Indeed, Denton’s only relief is getting back the $54 he’s supposed to earn each week as senate president – $9 an hour capped at six hours. Under the student’s representation to the court that his term has been extended until “approximately” Nov. 11, that would seem to mean he’ll get $270 for his troubles.
University’s arguments for non-responsibility are groundless
Denton’s colleagues were outraged by his critical comments about organizations that advocate for “transgenderism,” abortion rights and defunding police, all of which “are explicitly anti-Catholic,” as he had told his fellow Catholics.
They also refused to seat a full student supreme court that could hear his appeal, with one senator expressing concern about how the nominee would vote “over this case.”
Winsor agreed it was obvious that the senate removed Denton because of his stated religious beliefs. “There is no real dispute about the facts (at least at this stage), and no party sought an evidentiary hearing,” he said.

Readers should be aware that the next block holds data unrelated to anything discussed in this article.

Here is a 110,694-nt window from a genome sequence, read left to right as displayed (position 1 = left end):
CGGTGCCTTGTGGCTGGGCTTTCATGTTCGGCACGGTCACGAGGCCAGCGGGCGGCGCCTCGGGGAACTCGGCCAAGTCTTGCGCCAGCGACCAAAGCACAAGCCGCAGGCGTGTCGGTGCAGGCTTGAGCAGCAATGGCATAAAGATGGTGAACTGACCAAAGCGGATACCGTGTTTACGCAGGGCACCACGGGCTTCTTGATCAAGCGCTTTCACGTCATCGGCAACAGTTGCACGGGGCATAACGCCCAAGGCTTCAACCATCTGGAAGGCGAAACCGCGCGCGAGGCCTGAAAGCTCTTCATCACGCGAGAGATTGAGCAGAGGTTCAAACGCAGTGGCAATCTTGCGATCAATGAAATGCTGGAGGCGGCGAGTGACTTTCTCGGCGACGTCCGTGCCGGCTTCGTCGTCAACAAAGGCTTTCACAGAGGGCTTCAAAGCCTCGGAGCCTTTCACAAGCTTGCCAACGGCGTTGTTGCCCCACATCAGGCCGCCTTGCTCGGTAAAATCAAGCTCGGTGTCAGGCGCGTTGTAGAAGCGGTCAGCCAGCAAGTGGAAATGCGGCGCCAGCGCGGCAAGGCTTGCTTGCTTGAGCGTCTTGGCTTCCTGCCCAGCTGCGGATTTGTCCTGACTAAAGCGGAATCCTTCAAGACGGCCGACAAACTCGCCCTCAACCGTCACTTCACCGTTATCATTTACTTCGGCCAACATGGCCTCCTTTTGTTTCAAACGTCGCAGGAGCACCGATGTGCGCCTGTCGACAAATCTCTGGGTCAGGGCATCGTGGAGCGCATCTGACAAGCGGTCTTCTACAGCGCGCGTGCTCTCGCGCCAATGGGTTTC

Winsor was harsher on Florida State for not only claiming it could do nothing to reinstate Denton, but that it couldn’t pay him the salary he lost when he was unconstitutionally removed.
The university is responsible for student government decisions, exercising veto power over even student supreme court decisions, the judge wrote. The student government “is a creature of state statute,” and the university made its removal of Denton “final by refusing to overturn it and depriving Denton of further review.”
The five FSU officials Denton sued are proper defendants because they have “some connection,” if not more, to his removal. “They may not have cast votes on the no-confidence motion, but they recognized and enforced the removal by stopping the presidential salary and removing other benefits of office,” such as Denton’s official presidential email account, Winsor wrote.